This is the first part of a staged rollout that encourages websites to get rid of plain old HTTP.
In an upcoming release Google Chrome will label all non-HTTPS pages in incognito mode as “Not secure” because users using this mode have an increased expectation of privacy.
The final step in the staged rollout will be that Chrome will label all plain HTTP pages as “Not secure”. It will look like this:
So, once again, starting on approximately January 31st of this month, any page on your website that is non-HTTPS and has a password form or credit card field will be labeled as “Not secure” in the location bar by Google Chrome.
Definitely interesting to see the data represented in this way. Way to pull out all the stops to help visualize the information.
Today we are releasing the WordPress attack report for February 2017. You can also find our January 2017 and December 2016 attack reports on the blog. This report contains a new kind of analysis on the top 25 attacking IPs, called topology analysis. We have used this technique to identify groups of IPs acting in concert with each other. It is a fun visual kind of analysis and is a powerful way to analyze graph data. I think you are going to find it provides a clearer picture of the WordPress threat landscape.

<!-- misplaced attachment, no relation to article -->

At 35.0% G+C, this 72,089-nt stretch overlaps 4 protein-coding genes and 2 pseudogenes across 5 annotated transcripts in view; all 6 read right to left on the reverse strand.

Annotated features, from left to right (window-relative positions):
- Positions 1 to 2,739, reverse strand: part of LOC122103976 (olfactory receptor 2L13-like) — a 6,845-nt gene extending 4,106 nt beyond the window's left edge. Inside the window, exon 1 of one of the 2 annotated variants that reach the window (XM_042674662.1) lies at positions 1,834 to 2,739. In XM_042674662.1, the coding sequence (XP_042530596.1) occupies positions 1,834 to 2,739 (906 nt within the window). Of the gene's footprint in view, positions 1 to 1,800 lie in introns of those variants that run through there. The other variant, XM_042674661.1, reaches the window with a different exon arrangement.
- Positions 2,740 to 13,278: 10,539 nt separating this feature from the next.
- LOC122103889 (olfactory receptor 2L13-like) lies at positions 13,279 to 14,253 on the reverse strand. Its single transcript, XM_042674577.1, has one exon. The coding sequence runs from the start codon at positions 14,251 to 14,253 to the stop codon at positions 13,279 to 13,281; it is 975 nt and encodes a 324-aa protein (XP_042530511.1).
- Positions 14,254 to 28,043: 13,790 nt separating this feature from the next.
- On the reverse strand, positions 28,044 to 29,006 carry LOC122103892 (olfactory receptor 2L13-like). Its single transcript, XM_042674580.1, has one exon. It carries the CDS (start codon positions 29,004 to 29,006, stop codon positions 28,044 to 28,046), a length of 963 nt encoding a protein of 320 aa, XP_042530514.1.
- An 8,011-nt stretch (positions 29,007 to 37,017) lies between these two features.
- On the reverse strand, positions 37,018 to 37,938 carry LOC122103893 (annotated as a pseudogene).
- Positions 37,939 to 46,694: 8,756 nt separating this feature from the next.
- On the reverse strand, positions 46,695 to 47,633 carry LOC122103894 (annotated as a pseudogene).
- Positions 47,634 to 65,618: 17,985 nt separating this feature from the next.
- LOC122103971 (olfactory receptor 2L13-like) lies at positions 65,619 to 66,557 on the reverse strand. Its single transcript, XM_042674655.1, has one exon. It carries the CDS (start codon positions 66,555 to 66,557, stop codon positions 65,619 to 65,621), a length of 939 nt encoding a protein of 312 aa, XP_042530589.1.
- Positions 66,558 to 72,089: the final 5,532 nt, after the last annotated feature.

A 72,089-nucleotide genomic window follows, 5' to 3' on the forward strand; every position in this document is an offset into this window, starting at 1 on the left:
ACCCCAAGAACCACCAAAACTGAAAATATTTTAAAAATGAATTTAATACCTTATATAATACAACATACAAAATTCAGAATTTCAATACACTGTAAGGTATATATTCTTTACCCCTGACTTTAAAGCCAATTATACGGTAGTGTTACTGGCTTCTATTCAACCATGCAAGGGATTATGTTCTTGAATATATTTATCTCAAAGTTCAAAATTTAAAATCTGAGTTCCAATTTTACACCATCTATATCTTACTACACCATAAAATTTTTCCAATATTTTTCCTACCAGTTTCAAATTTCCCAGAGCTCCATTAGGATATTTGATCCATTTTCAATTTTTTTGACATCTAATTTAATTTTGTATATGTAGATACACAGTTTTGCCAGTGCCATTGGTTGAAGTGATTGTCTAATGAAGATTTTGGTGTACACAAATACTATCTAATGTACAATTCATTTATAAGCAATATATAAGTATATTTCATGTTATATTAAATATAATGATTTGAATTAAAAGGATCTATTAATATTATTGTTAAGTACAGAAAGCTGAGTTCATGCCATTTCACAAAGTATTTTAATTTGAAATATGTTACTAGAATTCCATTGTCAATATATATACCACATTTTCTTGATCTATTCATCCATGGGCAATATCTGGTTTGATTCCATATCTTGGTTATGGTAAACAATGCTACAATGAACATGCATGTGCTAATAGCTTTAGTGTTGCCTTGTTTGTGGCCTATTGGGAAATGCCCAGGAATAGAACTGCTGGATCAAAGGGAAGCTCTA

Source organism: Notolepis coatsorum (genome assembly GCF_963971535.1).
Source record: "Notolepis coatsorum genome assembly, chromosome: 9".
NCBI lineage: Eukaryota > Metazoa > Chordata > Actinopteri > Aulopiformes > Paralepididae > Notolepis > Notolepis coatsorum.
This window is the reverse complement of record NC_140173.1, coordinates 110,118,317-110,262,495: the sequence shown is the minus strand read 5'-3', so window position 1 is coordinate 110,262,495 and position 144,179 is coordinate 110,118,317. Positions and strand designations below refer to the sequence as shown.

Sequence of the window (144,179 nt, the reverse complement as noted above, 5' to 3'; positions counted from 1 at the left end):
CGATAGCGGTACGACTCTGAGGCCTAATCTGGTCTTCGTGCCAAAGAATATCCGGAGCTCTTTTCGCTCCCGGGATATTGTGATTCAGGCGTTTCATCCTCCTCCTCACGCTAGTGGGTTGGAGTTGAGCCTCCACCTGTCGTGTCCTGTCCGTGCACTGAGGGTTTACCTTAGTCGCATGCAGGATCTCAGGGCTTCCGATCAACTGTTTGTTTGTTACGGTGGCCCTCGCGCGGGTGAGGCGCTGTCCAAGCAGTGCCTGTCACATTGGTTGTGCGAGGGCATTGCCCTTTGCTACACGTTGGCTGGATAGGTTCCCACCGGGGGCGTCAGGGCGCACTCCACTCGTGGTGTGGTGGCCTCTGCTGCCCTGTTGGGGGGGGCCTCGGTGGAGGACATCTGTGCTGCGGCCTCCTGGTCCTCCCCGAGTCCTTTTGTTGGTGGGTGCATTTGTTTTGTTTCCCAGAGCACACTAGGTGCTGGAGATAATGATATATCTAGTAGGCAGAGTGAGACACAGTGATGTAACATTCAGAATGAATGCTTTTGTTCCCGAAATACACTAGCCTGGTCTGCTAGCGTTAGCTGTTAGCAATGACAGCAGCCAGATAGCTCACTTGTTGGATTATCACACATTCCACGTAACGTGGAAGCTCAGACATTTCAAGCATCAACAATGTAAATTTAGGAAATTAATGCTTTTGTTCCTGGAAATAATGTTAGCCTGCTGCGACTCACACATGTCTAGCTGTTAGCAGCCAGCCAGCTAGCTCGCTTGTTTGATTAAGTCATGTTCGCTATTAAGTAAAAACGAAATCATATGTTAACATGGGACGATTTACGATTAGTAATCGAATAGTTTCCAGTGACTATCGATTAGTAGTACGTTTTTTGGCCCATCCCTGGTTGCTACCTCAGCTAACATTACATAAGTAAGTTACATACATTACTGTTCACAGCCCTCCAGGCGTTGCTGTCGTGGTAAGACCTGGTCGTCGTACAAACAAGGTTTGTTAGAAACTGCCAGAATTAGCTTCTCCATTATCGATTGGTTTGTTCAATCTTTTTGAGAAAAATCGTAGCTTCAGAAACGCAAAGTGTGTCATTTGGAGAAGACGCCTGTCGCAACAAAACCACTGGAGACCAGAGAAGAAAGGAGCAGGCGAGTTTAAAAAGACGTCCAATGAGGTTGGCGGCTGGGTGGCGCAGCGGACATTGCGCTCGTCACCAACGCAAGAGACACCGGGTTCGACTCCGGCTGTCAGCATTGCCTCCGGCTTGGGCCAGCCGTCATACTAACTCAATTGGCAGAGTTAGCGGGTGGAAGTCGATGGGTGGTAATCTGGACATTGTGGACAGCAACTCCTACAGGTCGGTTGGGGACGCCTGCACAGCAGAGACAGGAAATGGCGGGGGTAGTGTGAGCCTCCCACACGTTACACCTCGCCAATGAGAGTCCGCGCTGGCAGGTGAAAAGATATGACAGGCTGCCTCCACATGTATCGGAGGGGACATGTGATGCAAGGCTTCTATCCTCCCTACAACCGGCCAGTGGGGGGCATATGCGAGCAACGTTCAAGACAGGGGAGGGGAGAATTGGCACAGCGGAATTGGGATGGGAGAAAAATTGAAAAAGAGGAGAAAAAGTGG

The report also contains the data you have come to expect, including top 25 attacking IPs and their details, charts of brute force and complex attacks, top attacked themes and plugins and top attacking countries.
Most Active IPs
I’m including our usual explanation of how the table below works. If you’re familiar with our attack reports, you can skip down to the table below which contains the February data and read my comments that follow the table.
Brief introduction if you’re new to viewing these reports
In the table below we have listed the most active attack IPs for February 2017. Note that the ‘Attacks’ column is in millions and is the total of
Over 500,000 WP installs affected, rarely anyone pays attention these days.